BioRegional and WWF say a "One Planet Olympics" in London would leave a lasting positive impact on the capital's environment and communities, even after the games had finished. "This is a real opportunity to get it right," James said.

Detailed plans are still some way off, but BioRegional is looking at ways of creating low energy homes that would last for 50 years after the Games are over. A vital first step is to devise an infrastructure for power, heating and hot water that can be adapted to use the best available fuel source in future, as fossil fuels run out and advances are made in renewable energy.

A London Olympic Park would include sources of energy from wind power and solar power as well as conventional fuel, but planners expect that over the next decade advances will be made in renewable sources such as hydrogen fuel cells, which could be slotted in to the overall plan. "In a project this size, to get the district network of heating, cooling and hot water right in the first place means you can more easily change to a different fuel source in future," James said.

The "One Planet Olympics" would also be dedicated to developing "closed resource loops" to recycle as much as possible, reducing the need for travel, providing greener alternatives to the private car, building with environmentally sound techniques, and even using local produce and materials, which planners say will help strengthen the community and enhance the "sense of place".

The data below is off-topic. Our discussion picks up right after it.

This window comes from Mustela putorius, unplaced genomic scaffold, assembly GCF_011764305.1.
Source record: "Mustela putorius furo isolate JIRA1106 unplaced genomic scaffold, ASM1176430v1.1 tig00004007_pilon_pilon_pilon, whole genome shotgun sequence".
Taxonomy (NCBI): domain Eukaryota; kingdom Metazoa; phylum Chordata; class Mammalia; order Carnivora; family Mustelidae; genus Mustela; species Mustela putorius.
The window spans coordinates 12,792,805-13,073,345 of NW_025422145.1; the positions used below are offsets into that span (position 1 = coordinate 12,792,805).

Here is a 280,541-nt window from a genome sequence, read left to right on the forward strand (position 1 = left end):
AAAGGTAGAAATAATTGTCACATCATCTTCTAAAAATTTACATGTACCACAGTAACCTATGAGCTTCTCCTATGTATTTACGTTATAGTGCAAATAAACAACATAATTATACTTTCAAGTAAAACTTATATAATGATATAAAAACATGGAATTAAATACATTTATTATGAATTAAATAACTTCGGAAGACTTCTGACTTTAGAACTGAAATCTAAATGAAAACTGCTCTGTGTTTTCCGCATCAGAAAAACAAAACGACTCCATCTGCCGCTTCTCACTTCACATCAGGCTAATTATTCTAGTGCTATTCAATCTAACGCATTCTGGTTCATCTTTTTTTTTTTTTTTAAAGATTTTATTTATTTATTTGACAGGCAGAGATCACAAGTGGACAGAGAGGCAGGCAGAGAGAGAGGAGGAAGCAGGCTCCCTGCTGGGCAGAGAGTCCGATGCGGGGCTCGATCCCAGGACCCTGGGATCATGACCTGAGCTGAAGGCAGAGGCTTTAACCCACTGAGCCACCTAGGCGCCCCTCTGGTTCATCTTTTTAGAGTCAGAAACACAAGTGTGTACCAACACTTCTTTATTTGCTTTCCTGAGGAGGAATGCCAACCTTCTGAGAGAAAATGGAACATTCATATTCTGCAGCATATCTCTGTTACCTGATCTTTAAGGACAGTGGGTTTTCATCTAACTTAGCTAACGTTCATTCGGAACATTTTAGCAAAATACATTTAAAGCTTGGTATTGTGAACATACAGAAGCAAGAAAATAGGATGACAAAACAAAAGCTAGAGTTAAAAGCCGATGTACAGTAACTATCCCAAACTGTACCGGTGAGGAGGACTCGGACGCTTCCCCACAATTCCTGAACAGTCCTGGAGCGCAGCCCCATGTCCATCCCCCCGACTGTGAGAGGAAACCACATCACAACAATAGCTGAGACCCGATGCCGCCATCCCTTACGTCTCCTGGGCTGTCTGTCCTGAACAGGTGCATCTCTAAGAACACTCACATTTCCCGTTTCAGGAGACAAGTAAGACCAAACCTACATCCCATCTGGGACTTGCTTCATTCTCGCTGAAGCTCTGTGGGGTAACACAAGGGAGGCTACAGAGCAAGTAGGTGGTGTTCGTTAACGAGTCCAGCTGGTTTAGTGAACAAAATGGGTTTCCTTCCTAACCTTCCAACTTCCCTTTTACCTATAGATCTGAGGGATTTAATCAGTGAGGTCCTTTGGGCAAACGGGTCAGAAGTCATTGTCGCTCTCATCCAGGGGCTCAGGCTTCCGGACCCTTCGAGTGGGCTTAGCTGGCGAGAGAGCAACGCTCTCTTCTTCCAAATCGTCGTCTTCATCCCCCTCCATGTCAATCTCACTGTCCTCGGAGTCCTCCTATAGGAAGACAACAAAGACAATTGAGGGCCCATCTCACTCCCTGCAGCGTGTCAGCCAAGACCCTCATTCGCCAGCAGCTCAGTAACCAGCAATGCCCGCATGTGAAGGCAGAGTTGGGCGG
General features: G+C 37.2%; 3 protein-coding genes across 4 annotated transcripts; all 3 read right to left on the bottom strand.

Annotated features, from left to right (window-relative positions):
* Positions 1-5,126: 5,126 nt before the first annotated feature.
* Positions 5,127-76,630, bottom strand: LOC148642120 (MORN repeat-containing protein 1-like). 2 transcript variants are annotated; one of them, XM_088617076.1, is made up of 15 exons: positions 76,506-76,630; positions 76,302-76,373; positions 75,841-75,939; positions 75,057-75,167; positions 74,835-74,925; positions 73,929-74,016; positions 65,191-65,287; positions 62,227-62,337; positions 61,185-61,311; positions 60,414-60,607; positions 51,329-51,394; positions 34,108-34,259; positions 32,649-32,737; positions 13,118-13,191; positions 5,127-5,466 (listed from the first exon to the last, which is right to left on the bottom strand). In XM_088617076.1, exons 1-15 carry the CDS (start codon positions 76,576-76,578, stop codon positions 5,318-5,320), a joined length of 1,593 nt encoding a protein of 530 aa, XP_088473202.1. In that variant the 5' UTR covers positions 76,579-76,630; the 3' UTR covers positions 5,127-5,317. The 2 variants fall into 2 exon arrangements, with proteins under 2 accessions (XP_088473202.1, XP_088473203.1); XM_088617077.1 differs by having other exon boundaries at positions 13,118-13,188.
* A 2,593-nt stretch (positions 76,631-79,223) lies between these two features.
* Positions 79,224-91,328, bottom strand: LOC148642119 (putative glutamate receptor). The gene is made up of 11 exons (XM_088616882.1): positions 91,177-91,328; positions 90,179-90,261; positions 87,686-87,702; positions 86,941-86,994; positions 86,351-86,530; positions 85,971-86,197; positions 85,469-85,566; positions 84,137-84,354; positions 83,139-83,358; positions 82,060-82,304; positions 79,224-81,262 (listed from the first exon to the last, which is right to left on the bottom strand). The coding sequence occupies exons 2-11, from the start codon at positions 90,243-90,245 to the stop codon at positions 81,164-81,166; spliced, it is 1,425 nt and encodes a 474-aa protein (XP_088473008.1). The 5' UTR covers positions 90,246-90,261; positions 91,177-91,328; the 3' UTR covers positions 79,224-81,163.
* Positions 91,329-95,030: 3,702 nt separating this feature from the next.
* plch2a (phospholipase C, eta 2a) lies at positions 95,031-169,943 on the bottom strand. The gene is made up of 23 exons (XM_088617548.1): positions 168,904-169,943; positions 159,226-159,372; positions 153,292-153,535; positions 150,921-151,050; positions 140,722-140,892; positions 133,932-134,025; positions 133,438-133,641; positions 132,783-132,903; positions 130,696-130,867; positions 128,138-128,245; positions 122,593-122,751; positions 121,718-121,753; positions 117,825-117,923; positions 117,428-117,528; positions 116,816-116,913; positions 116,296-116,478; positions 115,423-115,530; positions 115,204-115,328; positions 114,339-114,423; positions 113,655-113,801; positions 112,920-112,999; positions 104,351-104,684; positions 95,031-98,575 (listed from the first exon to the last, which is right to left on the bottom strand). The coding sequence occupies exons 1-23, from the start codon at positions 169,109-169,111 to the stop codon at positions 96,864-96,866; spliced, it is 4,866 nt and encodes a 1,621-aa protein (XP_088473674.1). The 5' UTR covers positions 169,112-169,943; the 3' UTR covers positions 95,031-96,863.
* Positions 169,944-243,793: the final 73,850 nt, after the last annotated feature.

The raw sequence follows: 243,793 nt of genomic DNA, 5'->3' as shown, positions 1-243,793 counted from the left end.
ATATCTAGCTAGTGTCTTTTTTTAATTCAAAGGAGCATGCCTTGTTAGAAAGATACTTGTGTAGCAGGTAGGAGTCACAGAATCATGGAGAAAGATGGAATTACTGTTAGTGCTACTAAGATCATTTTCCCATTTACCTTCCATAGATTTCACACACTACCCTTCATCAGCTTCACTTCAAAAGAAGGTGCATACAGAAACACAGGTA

Tangible results for the East London communities that surround the Olympic Park would also include huge environmental improvements to the 20-mile Lea Valley Park, which stretches from the Thames to Hertfordshire, riverside housing, cafés and leisure amenities, more jobs, and schools and health clinics for the new homes to be created after the Games. At least 4,500 new homes would be designated as affordable housing.

But environmentalists say the biggest value of a sustainable Olympics in London would be its impact as a model piece of environmental planning, which could be a showpiece that would influence the design of new communities throughout Britain and across the world.

Robert Napier, Chief Executive of WWF-UK, praised the One Planet Olympics concept: "Hosting the Games is not just about avoiding harm to the environment and local communities. It is also a real opportunity to bring about lasting environmental and social improvement. London's bid has recognised this from the start. That is why we are keen to work together with London 2012 and partners to ensure that a London Games produces a sustainable legacy."